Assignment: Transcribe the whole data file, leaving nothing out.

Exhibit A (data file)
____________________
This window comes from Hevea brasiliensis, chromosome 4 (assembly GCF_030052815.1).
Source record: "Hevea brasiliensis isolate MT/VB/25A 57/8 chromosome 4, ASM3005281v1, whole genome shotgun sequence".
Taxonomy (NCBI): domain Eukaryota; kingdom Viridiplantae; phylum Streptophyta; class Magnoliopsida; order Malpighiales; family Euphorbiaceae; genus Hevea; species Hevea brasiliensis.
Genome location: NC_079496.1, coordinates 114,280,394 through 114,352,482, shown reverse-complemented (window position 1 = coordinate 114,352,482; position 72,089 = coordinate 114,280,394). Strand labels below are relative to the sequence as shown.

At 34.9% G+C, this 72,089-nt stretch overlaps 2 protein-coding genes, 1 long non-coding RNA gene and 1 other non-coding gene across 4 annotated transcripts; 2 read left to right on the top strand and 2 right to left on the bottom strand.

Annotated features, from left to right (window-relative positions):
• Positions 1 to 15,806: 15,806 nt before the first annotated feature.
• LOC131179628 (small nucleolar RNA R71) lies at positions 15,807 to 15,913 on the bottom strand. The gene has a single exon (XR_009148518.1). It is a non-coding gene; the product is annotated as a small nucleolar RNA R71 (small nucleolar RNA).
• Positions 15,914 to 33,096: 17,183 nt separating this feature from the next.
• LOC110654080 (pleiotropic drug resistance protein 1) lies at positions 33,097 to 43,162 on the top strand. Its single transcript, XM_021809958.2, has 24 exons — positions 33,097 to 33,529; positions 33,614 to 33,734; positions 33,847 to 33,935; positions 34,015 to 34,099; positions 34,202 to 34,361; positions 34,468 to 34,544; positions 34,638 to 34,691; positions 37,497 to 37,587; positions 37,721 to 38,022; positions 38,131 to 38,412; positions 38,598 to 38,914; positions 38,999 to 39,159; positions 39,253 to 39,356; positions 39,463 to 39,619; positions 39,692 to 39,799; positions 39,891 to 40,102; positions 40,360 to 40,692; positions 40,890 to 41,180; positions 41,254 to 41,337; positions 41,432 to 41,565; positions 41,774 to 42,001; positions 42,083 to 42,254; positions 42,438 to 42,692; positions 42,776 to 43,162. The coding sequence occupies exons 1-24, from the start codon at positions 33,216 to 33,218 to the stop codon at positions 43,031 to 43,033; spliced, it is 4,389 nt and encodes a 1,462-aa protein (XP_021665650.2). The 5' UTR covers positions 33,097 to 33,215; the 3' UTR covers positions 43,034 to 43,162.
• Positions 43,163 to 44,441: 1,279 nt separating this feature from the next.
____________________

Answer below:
This window comes from Hevea brasiliensis, chromosome 4 (assembly GCF_030052815.1).
Source record: "Hevea brasiliensis isolate MT/VB/25A 57/8 chromosome 4, ASM3005281v1, whole genome shotgun sequence".
Taxonomy (NCBI): domain Eukaryota; kingdom Viridiplantae; phylum Streptophyta; class Magnoliopsida; order Malpighiales; family Euphorbiaceae; genus Hevea; species Hevea brasiliensis.
Genome location: NC_079496.1, coordinates 114,280,394 through 114,352,482, shown reverse-complemented (window position 1 = coordinate 114,352,482; position 72,089 = coordinate 114,280,394). Strand labels below are relative to the sequence as shown.

At 34.9% G+C, this 72,089-nt stretch overlaps 2 protein-coding genes, 1 long non-coding RNA gene and 1 other non-coding gene across 4 annotated transcripts; 2 read left to right on the top strand and 2 right to left on the bottom strand.

Annotated features, from left to right (window-relative positions):
• Positions 1 to 15,806: 15,806 nt before the first annotated feature.
• LOC131179628 (small nucleolar RNA R71) lies at positions 15,807 to 15,913 on the bottom strand. The gene has a single exon (XR_009148518.1). It is a non-coding gene; the product is annotated as a small nucleolar RNA R71 (small nucleolar RNA).
• Positions 15,914 to 33,096: 17,183 nt separating this feature from the next.
• LOC110654080 (pleiotropic drug resistance protein 1) lies at positions 33,097 to 43,162 on the top strand. Its single transcript, XM_021809958.2, has 24 exons — positions 33,097 to 33,529; positions 33,614 to 33,734; positions 33,847 to 33,935; positions 34,015 to 34,099; positions 34,202 to 34,361; positions 34,468 to 34,544; positions 34,638 to 34,691; positions 37,497 to 37,587; positions 37,721 to 38,022; positions 38,131 to 38,412; positions 38,598 to 38,914; positions 38,999 to 39,159; positions 39,253 to 39,356; positions 39,463 to 39,619; positions 39,692 to 39,799; positions 39,891 to 40,102; positions 40,360 to 40,692; positions 40,890 to 41,180; positions 41,254 to 41,337; positions 41,432 to 41,565; positions 41,774 to 42,001; positions 42,083 to 42,254; positions 42,438 to 42,692; positions 42,776 to 43,162. The coding sequence occupies exons 1-24, from the start codon at positions 33,216 to 33,218 to the stop codon at positions 43,031 to 43,033; spliced, it is 4,389 nt and encodes a 1,462-aa protein (XP_021665650.2). The 5' UTR covers positions 33,097 to 33,215; the 3' UTR covers positions 43,034 to 43,162.
• Positions 43,163 to 44,441: 1,279 nt separating this feature from the next.